The behaviour policy is not fit for purpose nor well understood. Leaders have not put in place clear systems that all staff and pupils understand.

Adults do not apply consequences for poor behaviour consistently. A significant minority of pupils continue to show poor conduct and disrupt learning, including some pupils with SEND. Leaders' actions have seen a small reduction in the number of pupils regularly not attending school.

However, absence is still too high.

Pupils understand democracy through elections to the school council. They enjoy regular cooking sessions to help them understand healthy lifestyles.

Pupils understand that discrimination is wrong. They know learning about other religions helps them to respect different viewpoints. However, some pupils do not use their understanding of respectful relationships when interacting with each other.

Staff feel leaders are supportive of their well-being and workload.

While leaders know what needs to be done to improve the school and have sought external support, there is a lack of rigour and urgency in the actions leaders have taken to date. Governors do not hold leaders sufficiently to account.

They are aware of the issues but have not asked appropriate questions to challenge what is being done to improve key aspects of the quality of provision, particularly behaviour.


The arrangements for safeguarding are not effective.

Leaders do not have effective strategies to ensure pupils are protected from the risk of physical harm from some pupils' poor behaviour.

Safeguarding records about pupils are detailed and securely stored. Staff receive regular safeguarding training and know how to identify and report concerns.

Although pupils know who to report concerns about their safety to, they do not have confidence that staff will be able to keep them safe.

The curriculum teaches pupils how to keep themselves safe in many different situations.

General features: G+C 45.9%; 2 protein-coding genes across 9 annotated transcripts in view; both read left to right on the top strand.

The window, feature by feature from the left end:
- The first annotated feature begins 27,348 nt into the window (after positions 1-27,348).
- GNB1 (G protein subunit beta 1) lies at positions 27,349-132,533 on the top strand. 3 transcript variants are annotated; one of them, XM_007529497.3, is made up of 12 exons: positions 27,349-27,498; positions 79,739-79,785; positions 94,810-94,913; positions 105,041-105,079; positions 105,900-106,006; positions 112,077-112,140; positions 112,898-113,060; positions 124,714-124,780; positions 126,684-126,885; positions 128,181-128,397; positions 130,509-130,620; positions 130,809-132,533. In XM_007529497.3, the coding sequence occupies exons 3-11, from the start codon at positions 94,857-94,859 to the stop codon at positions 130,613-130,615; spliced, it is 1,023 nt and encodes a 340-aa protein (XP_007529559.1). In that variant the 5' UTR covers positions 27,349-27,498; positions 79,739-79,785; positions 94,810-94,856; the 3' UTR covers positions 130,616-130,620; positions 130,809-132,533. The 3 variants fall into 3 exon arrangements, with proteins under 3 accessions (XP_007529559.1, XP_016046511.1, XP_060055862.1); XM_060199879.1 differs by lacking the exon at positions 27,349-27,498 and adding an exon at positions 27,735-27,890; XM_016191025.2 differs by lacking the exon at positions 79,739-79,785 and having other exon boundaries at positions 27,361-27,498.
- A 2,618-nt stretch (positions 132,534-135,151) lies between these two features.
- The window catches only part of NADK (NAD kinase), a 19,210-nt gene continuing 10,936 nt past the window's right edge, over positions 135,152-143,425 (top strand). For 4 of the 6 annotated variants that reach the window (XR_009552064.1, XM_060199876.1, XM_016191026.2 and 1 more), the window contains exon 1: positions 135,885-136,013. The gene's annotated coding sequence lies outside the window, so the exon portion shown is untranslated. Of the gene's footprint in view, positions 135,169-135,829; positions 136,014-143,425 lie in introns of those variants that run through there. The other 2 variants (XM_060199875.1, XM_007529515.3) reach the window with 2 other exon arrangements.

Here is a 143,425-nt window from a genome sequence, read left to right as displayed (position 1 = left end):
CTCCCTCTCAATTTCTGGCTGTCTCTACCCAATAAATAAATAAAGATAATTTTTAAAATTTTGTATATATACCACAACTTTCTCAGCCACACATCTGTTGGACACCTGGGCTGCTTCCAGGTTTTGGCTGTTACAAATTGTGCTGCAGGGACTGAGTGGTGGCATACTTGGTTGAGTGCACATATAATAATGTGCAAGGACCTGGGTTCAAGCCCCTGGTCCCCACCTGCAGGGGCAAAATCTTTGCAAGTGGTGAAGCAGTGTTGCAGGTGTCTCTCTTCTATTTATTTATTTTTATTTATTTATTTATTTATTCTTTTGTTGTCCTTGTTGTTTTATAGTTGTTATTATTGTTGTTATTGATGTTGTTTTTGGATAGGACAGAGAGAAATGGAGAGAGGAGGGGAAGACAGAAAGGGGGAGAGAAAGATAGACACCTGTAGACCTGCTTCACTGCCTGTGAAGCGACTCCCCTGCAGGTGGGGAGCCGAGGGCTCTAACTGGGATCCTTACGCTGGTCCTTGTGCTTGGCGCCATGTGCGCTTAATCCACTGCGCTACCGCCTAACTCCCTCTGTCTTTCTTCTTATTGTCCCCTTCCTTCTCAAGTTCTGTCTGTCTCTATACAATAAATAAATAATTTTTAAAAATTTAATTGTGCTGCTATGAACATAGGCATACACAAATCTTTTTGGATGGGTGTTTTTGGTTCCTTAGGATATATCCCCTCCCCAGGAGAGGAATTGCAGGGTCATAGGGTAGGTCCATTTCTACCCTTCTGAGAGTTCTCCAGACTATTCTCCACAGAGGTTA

All necessary checks on adults who work in school are carried out.

What does the school need to do to improve?

(Information for the school and appropriate authority)

• Approaches taken by leaders to address poor conduct are not well understood or routinely applied.

This means that pupils are at continued risk of physical harm and anti-social behaviour from other pupils, which also disrupts pupils' learning. Pupils do not feel safe. They do not have confidence in staff being able to keep them safe from the behaviour of some pupils.

Leaders need to ensure that the behaviour policy is reviewed, so it is fit for purpose, and consistently applied by all, so that the school becomes a calm, safe and orderly environment for everyone. ? Leaders and teachers do not check that the strategies they use to support pupils who are struggling to learn to read are appropriate. This means pupils who need additional support with learning to read are not catching up quickly enough.

Leaders and teachers need to regularly check the impact of reading interventions to ensure that all pupils become confident and fluent readers. ? Too many pupils, including some with SEND, are not supported to access classroom learning successfully. Often the result is that their behaviour deteriorates.

Leaders need to ensure staff have the expertise they need to implement curriculum plans effectively and meet the needs of all pupils. This will ensure that pupils, including those with SEND can access the same curriculum as others, and learn strategies to increasingly manage their own behaviours. ? Leaders have not been effective in tackling weaknesses in the school.

As a result, these weaknesses persist. Leaders need to ensure they rigorously and frequently monitor the impact of their actions to bring about demonstrable improvement in the quality of provision, including for pupils with SEND.

Leaders and those responsible for governance may not appoint early career teachers before the next monitoring inspection.